Quantifying developer productivity via code analysis

Posted by Bill Harding and Grace Bradford
Published March 26, 2018

GitClear was built in part to quantify developer contributions. A common question we hear is "How can we measure the productivity of our development team?”

Boiling down developer productivity to a single number could be a holy grail for managers – especially non-technical managers. So, how can we help them find clarity on the quantity and nature of work that’s being done?

Better measurement with Line Impact

Would you use an ineffective measurement tool when something more accurate was avaiable? 

Some teams use "lines of code written" as a benchmark for productivity scoring. This is problematic for many reasons, which we've discussed in-depth in our previous article on counting lines of code. We recommend checking out that content if you haven't read it yet.

There are tons of factors that inflate or diminish a dev's code line count, making it a tall order to use lines of code to measure a developer’s impact. Our data suggests that about 95% of all changed lines are noise from the standpoint of whether they result in a lasting impact to the code base. But we’ve determined it can be done -- with sufficient flexibility and attention to detail.

It took our team about 30 months of concerted pre-launch effort to build the system of checks and balances that digests all of the factors involved in coding, and consolidates them into a single metric.

We call this metric Line Impact, and we believe that it’s the most accurate and comprehensive solution for teams who want to quantify the impact being made over time by their development team.

Much of our development time has gone toward fine tuning our tools so that individual teams can adjust the scalars we apply to lines in different code categories, file types, and so on. We’ve worked hard to ensure that our default values are sensible for general use cases – this isn’t a tool you’ll need to spend hours configuring before you begin to draw profound insights. But we also appreciate that reasonable CTOs can come to very different conclusions of how much impact is made by writing a test, writing a line of CSS, or updating a file annotation.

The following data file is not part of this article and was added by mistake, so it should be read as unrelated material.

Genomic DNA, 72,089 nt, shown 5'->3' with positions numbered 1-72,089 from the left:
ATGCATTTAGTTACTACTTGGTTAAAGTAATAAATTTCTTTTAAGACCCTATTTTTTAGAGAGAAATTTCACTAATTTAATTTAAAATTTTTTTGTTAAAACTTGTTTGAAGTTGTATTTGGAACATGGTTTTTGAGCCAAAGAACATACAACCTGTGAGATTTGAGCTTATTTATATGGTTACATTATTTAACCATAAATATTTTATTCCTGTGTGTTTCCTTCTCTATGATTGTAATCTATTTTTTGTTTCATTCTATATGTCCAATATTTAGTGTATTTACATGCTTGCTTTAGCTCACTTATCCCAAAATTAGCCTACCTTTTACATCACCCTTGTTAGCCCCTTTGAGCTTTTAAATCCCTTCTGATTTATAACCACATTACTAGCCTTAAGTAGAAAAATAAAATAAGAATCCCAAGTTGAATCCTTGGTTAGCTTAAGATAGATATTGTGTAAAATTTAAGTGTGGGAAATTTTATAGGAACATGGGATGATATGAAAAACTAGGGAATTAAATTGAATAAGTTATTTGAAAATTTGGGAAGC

Making the most of GitClear

Although Line Impact isn't the One Ring to rule them all, it does offer us unprecedented clarity to identify developers who:

  • • Make a high volume of contributions
  • • Make contributions to high value files
  • • Make contributions that persist over time

Our experience suggests that these three attributes correlate strongly with developers who add the most value to a team. When we talk to a new customer, our first question is “do these Line Impact values align with your intuition about the team’s most productive developers?” Usually we’re pretty close.

Despite the high correlation between Line Impact and human-judged developer productivity, Line Impact alone can’t tell you whether a developer is working on the most important tasks. To assess whether a developer is getting not only a lot of work done, but the most important work done, we still need to rely on the judgement of humankind (sorry, robots).

Fortunately, we have Project Managers, Lead Developers, and CTOs who can make sure that their team is working toward goals that matter most to the organization. In addition to measuring Line Impact, we’ve invested heavily in tools that allow managers to pinpoint what their team is working on during a given day, month or year.

Line Impact lets you visualize how much work is getting done, while the rest of GitClear focuses on illustrating what kind of work is getting done. And developer productivity lies at the intersection of these two measurements.